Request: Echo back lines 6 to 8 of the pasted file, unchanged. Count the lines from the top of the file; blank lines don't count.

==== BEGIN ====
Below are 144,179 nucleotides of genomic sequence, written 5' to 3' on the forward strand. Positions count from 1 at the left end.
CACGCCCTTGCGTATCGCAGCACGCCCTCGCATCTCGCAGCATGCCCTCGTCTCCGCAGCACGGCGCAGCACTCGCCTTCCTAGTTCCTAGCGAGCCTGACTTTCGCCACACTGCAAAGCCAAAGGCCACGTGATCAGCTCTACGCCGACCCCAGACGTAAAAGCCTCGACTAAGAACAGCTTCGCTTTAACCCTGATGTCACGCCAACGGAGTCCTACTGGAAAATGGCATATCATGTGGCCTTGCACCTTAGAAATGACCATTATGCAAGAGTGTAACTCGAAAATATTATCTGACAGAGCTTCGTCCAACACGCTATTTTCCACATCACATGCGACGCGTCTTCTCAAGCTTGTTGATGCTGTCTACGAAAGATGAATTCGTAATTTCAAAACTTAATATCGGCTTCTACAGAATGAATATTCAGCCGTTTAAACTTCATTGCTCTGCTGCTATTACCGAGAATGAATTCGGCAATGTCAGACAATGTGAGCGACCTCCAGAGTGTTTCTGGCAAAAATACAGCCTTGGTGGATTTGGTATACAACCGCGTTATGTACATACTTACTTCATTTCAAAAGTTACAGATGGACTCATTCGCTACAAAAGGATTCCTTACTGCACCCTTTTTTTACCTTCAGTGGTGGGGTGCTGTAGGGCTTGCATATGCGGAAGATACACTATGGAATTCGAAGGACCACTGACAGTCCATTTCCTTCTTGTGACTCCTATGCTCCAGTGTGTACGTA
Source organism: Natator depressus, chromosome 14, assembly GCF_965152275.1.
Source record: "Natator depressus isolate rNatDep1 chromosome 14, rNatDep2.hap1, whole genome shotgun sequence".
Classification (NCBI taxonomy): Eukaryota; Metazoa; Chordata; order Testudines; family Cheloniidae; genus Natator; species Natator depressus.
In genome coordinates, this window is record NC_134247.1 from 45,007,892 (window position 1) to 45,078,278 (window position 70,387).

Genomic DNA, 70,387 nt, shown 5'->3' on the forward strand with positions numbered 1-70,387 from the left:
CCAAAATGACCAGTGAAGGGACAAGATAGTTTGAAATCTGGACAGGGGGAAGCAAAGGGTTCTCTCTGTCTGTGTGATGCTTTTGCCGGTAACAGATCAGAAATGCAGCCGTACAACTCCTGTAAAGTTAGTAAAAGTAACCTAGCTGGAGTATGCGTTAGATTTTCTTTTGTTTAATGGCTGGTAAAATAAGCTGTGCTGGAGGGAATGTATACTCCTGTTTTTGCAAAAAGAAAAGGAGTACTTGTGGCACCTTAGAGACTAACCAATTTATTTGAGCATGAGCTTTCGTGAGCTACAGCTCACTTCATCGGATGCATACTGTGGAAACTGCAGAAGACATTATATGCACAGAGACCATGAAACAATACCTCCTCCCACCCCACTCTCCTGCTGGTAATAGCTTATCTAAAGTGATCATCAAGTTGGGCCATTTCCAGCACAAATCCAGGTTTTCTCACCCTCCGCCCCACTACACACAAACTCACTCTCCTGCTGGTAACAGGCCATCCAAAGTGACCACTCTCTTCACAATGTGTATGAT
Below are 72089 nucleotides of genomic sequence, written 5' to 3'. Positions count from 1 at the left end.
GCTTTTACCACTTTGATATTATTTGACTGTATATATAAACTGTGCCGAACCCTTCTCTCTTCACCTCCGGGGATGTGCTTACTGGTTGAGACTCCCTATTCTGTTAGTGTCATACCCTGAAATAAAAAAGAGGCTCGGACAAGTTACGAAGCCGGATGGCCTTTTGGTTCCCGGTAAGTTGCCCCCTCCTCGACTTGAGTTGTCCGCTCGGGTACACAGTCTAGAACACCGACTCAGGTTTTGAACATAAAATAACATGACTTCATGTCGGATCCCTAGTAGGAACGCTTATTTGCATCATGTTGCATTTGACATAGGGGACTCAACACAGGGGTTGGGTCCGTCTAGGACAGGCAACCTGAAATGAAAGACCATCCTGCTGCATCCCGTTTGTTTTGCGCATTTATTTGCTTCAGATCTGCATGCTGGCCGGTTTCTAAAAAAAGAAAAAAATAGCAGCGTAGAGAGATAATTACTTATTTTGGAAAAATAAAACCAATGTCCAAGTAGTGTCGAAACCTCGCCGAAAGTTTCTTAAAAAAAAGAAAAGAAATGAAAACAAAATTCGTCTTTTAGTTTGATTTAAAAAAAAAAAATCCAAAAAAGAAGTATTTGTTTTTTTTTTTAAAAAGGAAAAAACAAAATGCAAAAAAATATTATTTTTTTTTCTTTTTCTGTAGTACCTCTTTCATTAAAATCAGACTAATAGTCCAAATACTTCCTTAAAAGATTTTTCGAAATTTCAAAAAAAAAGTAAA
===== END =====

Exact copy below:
In genome coordinates, this window is record NC_134247.1 from 45,007,892 (window position 1) to 45,078,278 (window position 70,387).

Genomic DNA, 70,387 nt, shown 5'->3' on the forward strand with positions numbered 1-70,387 from the left:
CCAAAATGACCAGTGAAGGGACAAGATAGTTTGAAATCTGGACAGGGGGAAGCAAAGGGTTCTCTCTGTCTGTGTGATGCTTTTGCCGGTAACAGATCAGAAATGCAGCCGTACAACTCCTGTAAAGTTAGTAAAAGTAACCTAGCTGGAGTATGCGTTAGATTTTCTTTTGTTTAATGGCTGGTAAAATAAGCTGTGCTGGAGGGAATGTATACTCCTGTTTTTGCAAAAAGAAAAGGAGTACTTGTGGCACCTTAGAGACTAACCAATTTATTTGAGCATGAGCTTTCGTGAGCTACAGCTCACTTCATCGGATGCATACTGTGGAAACTGCAGAAGACATTATATGCACAGAGACCATGAAACAATACCTCCTCCCACCCCACTCTCCTGCTGGTAATAGCTTATCTAAAGTGATCATCAAGTTGGGCCATTTCCAGCACAAATCCAGGTTTTCTCACCCTCCGCCCCACTACACACAAACTCACTCTCCTGCTGGTAACAGGCCATCCAAAGTGACCACTCTCTTCACAATGTGTATGAT